Overall, our general plea in the paper is thus to show the need for a flexible ML epistemology that can incorporate and adapt to newly acquired and ethically relevant information that patients can actively provide. This is key to avoid objectifying patients in morally salient medical interactions. 

Dr. Giorgia Pozzi is a postdoctoral researcher at Delft University of Technology (The Netherlands), working on the intersection between the ethics and epistemology of artificial intelligence (AI) in medicine and healthcare. She has a particular interest in tackling forms of epistemic injustice emerging due to the integration of AI systems in medical practice.

Wednesday 1 May 2024

Stereotypes about young people who hear voices

Negative stereotypes associated with people who report unusual experiences and beliefs cause lasting harm and often undermine agency. In a series of workshops with the young people of the Voice Collective, facilitated by Fiona Malpass (Mind in Camden) and designed by Lisa Bortolotti and Kathleen Murphy-Hollis, we discussed the challenges that hearing voices poses for young people, at home, at school, and in healthcare settings.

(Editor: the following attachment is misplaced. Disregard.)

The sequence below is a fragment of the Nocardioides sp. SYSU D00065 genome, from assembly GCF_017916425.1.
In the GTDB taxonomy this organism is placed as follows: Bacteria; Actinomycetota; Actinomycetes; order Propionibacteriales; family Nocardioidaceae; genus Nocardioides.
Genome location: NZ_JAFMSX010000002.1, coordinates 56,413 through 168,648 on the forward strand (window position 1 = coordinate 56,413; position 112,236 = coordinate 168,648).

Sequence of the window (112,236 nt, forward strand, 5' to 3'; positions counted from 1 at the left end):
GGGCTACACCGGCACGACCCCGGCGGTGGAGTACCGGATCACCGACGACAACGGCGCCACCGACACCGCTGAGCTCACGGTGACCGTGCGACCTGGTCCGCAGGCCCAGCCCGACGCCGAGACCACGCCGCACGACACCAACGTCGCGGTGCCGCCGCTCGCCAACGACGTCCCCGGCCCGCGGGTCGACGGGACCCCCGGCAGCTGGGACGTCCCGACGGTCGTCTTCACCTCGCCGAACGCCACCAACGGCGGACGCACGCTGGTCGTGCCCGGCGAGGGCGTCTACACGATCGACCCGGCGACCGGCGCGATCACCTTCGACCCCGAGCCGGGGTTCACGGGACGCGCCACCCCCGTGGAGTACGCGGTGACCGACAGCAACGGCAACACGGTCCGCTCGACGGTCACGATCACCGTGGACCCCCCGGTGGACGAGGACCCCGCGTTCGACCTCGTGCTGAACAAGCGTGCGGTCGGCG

The result of our conversations was a script created by the young people who participated in the workshops, where they described three forms of negative stereotyping that cause harm: 

  • perceived dangerousness, leading to the thought that the young person poses a threat;